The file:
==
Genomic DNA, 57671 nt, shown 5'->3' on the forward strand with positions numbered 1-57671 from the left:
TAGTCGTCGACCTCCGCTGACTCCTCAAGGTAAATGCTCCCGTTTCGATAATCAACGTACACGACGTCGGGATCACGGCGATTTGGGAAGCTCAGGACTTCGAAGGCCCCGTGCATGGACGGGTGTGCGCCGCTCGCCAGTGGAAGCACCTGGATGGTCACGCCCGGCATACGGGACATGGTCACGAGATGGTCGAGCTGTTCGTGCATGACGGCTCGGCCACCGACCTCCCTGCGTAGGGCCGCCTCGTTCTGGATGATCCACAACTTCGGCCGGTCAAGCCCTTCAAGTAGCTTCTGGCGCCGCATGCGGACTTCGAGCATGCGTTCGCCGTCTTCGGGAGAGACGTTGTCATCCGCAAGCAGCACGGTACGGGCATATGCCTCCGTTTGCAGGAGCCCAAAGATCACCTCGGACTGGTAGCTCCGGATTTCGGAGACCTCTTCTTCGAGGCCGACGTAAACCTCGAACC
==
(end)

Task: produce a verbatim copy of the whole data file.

Genomic DNA, 57671 nt, shown 5'->3' on the forward strand with positions numbered 1-57671 from the left:
TAGTCGTCGACCTCCGCTGACTCCTCAAGGTAAATGCTCCCGTTTCGATAATCAACGTACACGACGTCGGGATCACGGCGATTTGGGAAGCTCAGGACTTCGAAGGCCCCGTGCATGGACGGGTGTGCGCCGCTCGCCAGTGGAAGCACCTGGATGGTCACGCCCGGCATACGGGACATGGTCACGAGATGGTCGAGCTGTTCGTGCATGACGGCTCGGCCACCGACCTCCCTGCGTAGGGCCGCCTCGTTCTGGATGATCCACAACTTCGGCCGGTCAAGCCCTTCAAGTAGCTTCTGGCGCCGCATGCGGACTTCGAGCATGCGTTCGCCGTCTTCGGGAGAGACGTTGTCATCCGCAAGCAGCACGGTACGGGCATATGCCTCCGTTTGCAGGAGCCCAAAGATCACCTCGGACTGGTAGCTCCGGATTTCGGAGACCTCTTCTTCGAGGCCGACGTAAACCTCGAACC